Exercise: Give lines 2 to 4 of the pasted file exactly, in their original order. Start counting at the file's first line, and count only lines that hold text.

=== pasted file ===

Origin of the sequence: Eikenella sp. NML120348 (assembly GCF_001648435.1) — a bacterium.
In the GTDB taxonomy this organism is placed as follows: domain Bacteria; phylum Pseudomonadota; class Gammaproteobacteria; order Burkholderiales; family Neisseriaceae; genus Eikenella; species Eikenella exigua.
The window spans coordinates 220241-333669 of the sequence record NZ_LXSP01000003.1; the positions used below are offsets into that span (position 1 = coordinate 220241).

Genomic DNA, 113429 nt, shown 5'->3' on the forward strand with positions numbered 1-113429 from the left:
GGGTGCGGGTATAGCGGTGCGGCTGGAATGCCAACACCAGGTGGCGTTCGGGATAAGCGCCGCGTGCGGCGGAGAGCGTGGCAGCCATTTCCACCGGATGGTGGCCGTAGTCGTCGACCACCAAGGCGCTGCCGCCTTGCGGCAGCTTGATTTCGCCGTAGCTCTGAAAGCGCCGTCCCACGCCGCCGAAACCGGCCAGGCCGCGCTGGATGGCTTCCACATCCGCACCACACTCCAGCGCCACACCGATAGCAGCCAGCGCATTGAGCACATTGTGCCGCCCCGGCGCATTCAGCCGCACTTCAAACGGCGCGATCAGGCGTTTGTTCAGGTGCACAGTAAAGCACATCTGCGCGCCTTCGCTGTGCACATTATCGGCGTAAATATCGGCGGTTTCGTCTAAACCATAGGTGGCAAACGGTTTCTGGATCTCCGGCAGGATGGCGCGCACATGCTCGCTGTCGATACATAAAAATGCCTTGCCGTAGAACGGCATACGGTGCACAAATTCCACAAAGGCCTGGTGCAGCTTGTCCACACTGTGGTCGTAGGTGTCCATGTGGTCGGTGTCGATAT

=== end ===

In the GTDB taxonomy this organism is placed as follows: domain Bacteria; phylum Pseudomonadota; class Gammaproteobacteria; order Burkholderiales; family Neisseriaceae; genus Eikenella; species Eikenella exigua.
The window spans coordinates 220241-333669 of the sequence record NZ_LXSP01000003.1; the positions used below are offsets into that span (position 1 = coordinate 220241).

Genomic DNA, 113429 nt, shown 5'->3' on the forward strand with positions numbered 1-113429 from the left: